in GERMAN!). 

#223 - C SOURCE DISK NO. 7. 

C source programs for ARC.TTP, a 
C compiler, formatting disks at 11 
sectors/track, disk formatting pro¬ 
gram, code for accessing TNY file 
formats, and a cross assembler to 
6809 CPU-based systems. 

(Shareware) 10 desk accessories in 
a single file: clock, calendar, phone 
book, calculator, appuointments, 
free ram, note pad, copy file, delete 
file, desktop. 

#221 - UTILITY DISK NO. 22: 

ARCSHELL Version 1.8; ARC 
Accessory; DCFORMAT acc.; DIS- 
KFREE (speeds up - 10 fold - 
GEMDOS diskfree() function); 
FOLDRXXX (takes care of 40 folder 
limit in TOS); FSELV55 (replace¬ 
ment for GEM file selector box); 
SUPER BOOT 3.2 (all-in-one type 
boot program). 

#220 - UTILITY DISK NO. 21: 

Time Alarm Clock, ST Ramdisk and 
Printer Buffer, Clock/Calendar, 
ASCII Printout, DeARChiver, Disk 
Manager, Disk Directory Listing 
Program, and Accessory Selector 
and Resolution Setter. 

MARCH, 1988 


Demo version of the latest release 
(Ver 4.0) of dBMAN. Databases 
limited to a maximum of 20 

#218D: PLAY IT. (DS) Programs 
to input a sound file from ST Replay 
and output a file that can be played 
with either of the two player pro¬ 
grams provided. Disk includes a 
collection of ready to play SND 
files. Here your ST Talk! 

#217: MUSIC STUDIO NO. 6. 
Another 70+ songs for use with 
Music Studio. Includes PD player to 
create your own music albums. 

Works MIDI (C) 

#216: MUSIC STUDIO NO. 5. 

Over 70 new songs for use with 
Music Studio. PD player to create 
your own music albums. MIDI (C). 
#215D: A.I.M., Ver 2.3 (DS). 
Atari Image Management System 
(color or mono). Sophisticated 
image manipulation program from 
Germany that lets you perform 
math on images (can read in NEO 
and DEGAS pics). 

ANIMATION. Imitation of Amiga 
demo that shows 4 monitor 
screens at the same time each with 
a different animated display. 

5. Adventure writing system; 
Daleks - graphic strategy game; 
Krabat2 - play chess against the 
computer; Stocks and Bonds; Eli¬ 
minator - interesting variation of 
card game; breakout.acc and 


4. Spacewar - battle Klingon crui¬ 
ser; Megaroids - Asteroids clone, 
Runner (great arcade game!), 
Squixx (like QIX). 

#211: GAME DISK NO. 13 For 
Younger Kids: 2 music prgs (Kid- 
music and Kidpiano); Make your 
own Mr. Potatoe Head with KidPo- 
tato; and KidMixup - display pics 
that tell a story. 

#210: GAME DISK NO. 12 2 

vers of Pacman; create jigsaw 
puzzles from DEGAS pics; drive 
race car around track; drive car to 
top of hill in widow maker, make 
yourself invincible in Time Bandit.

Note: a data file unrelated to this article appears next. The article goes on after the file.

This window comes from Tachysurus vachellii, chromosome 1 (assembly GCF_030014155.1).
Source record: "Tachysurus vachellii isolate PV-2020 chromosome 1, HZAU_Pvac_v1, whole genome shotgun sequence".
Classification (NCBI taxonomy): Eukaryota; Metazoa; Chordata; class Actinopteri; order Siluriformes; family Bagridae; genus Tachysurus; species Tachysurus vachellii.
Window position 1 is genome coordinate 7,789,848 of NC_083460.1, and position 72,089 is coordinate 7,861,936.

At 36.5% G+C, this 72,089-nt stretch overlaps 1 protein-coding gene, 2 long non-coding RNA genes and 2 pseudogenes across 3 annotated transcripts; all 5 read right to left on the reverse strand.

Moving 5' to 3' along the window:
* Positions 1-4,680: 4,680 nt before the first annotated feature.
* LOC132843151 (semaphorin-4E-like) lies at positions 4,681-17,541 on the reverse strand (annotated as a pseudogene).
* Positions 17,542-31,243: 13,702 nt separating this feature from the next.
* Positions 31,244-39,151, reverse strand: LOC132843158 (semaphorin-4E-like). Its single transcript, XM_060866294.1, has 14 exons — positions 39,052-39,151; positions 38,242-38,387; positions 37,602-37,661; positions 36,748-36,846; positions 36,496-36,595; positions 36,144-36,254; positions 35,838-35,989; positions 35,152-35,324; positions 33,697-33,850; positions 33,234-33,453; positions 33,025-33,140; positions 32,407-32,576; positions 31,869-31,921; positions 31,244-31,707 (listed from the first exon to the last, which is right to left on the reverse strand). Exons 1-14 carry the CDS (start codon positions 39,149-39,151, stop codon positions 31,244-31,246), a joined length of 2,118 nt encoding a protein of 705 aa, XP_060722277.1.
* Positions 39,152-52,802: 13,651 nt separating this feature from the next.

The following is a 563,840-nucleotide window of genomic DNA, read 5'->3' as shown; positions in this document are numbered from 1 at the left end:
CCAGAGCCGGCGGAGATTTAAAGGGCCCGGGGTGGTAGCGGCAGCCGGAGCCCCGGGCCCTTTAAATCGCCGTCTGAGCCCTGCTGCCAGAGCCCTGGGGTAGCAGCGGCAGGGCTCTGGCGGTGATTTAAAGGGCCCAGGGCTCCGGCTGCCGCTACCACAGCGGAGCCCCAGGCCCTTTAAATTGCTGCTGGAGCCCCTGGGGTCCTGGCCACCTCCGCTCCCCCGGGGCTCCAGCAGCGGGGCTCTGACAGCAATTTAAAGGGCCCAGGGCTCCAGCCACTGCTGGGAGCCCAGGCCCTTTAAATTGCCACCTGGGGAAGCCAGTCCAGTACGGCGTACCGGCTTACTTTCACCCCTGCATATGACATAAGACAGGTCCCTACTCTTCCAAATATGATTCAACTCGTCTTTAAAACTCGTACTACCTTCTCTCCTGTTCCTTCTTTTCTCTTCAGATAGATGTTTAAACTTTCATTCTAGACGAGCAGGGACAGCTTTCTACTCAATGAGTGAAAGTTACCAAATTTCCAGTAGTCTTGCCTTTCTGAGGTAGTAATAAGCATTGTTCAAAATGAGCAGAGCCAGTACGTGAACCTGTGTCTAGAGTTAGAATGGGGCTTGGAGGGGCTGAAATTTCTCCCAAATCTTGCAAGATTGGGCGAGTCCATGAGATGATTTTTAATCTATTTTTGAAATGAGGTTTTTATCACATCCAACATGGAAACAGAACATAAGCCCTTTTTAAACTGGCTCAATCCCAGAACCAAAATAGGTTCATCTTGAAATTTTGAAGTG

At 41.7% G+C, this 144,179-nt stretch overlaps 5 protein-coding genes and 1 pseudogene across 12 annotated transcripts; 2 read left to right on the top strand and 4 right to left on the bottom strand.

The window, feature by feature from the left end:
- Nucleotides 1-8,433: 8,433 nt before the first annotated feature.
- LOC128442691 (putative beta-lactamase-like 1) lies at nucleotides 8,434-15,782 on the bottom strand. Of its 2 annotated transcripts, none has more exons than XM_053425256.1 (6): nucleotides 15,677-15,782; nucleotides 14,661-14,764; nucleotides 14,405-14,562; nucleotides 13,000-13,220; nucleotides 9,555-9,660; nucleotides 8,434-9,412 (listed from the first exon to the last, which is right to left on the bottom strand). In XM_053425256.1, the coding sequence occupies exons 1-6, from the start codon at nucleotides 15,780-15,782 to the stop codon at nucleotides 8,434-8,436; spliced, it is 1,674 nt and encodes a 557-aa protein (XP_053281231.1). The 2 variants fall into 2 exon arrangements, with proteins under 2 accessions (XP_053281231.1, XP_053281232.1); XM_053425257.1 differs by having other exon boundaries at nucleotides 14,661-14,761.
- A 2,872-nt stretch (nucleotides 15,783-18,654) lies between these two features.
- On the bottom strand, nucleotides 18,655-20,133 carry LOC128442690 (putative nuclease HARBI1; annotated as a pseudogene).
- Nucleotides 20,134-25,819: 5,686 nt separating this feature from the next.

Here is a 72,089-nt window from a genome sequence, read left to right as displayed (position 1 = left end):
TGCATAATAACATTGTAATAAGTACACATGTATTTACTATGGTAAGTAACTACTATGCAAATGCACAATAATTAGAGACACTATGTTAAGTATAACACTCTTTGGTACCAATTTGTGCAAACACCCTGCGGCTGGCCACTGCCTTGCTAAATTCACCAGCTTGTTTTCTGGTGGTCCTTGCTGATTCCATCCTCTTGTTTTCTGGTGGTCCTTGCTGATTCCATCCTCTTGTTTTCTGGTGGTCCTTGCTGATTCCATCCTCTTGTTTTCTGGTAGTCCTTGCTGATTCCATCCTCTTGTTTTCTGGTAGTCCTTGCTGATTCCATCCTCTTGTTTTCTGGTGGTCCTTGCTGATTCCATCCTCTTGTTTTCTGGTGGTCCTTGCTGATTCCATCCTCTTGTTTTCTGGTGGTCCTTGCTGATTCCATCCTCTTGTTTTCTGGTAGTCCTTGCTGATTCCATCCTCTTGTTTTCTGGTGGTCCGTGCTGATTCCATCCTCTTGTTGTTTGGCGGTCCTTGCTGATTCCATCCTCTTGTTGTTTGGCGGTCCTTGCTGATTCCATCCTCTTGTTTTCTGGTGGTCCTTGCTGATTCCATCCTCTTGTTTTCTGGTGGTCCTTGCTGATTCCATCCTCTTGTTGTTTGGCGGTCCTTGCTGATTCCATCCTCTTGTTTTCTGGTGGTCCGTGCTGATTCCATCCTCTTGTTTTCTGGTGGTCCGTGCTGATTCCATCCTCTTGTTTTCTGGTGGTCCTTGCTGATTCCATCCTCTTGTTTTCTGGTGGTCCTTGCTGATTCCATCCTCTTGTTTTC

#209: GAME DISK NO. 11 . Try 
your hand at Las Vegas: Poker, 
Black Jack, Roulette, and Slots. 


#208: GAME DISK NO. 10. Mil- 
borne; G-Ranger; NIM; Trucker; 
and Darts (C). 


ware baseball strategy game (no 
graphics) includes data for four 
teams: ‘62 Giants, ‘70 Reds, ‘84 
Cubs, and ‘86 Mets (C) 

#206: UTILITY DISK #20. Ver 
2.05 of BOOTUP (set screen and 
text colors on bootup; Epson font 
editor; calculator and limited 
screen plotter; fast disk copier; 
convert IFF picture files to Spec¬ 
trum format; show Spectrum,Degas 
and NEO pics from one slide 

program; convert AIM files to 

TURES NO. 2. Apollo9,10; Astrol; 
Earth1,2; Earthris; Lem. 

TURES NO. 1. Crab, Earth, Moon- 
flag, Orion, Nasa_p01,2,3, patchl, 

BALLS DEMO. 5 metal balls, 
hanging from rack, with first and 
last alternately swinging out and in. 

UTILITIES. 4 animations: Chasers, 
Elmsk31c, scout, and texture, con¬ 
tains routines to create shadows 
and splines within CAD-3D.V2.0 (C) 

UPDATES. All the files on this disk 
require either Flash 1.51 or Interlink. 
Prgs to create Flash DO files, to 
auto download and auto logon, to 
update Flash 1.51 to ver 1.52. 
Interlink files for ANSI emulation 
VI. 12, and TXF transfer protocols 
including multixy which allows file 
transfers in the background. 

ARC’d working demos of new ter¬ 
minal programs: VTX< KIS and ST 
Talk Professional. 

SET SONGS. 32 songs w/ 
player. (C/M) 

DISK 4. 75 songs w/player. (C) 
DISK 3. 65 Songs w/player (C). 
#194: VANTERM Version 2.3. 
New release (3/24) of this super 
terminal emulation package. 

#176: ST WRITER ELITE, Ver. 
2.52. Latest version (3/20). Sup¬ 
ports multiple printers. English, 
German, and Spanish. Complete 
documentation. _ 

All CURRENT NOTES Disks are 
$4.00 each. Add $1/(6 disks) for 
postage and handling. Order disks 
from CN LIBRARY, 122 N. Johnson 
Road, Sterling, VA 22170. 

Discounts are available for 
larger orders. 10 or more disks 
($3.80 each); 20 or more ($3.60 
each); 30 or more ($3.40 each); 40 
or more ($3.20 each). 50 or more 
($3.00 each). Maximum charge of 
$6 for postage and handling. 

Pinfeed disk labels for 3.5" disks 
are available for $4/100. 

June 1988 


Page 69 


These disks contain Mac programs in “Magic” 
format for use with the MAGIC SAC Macintosh 
emulator. Disks are $4.00 each. Order from CN 
Library, 122 N. Johnson Rd, Sterling, VA 22170. 
Add $1/6 disks for S&H. 

MO: MAGIC SAC. Version 4.52, (or the most 
recent ver) of MAGIC program. 

M2: TELECOM DISK No.1. BinHex 5 0, Free 
Term 1.8, FreeTerm.Doc, Kermit, Packlt III 
(VI .3), Stufflt 1.0, TermWorks 1.3. 

M3: UTILITY DISK No.1. DES, Font Doubler,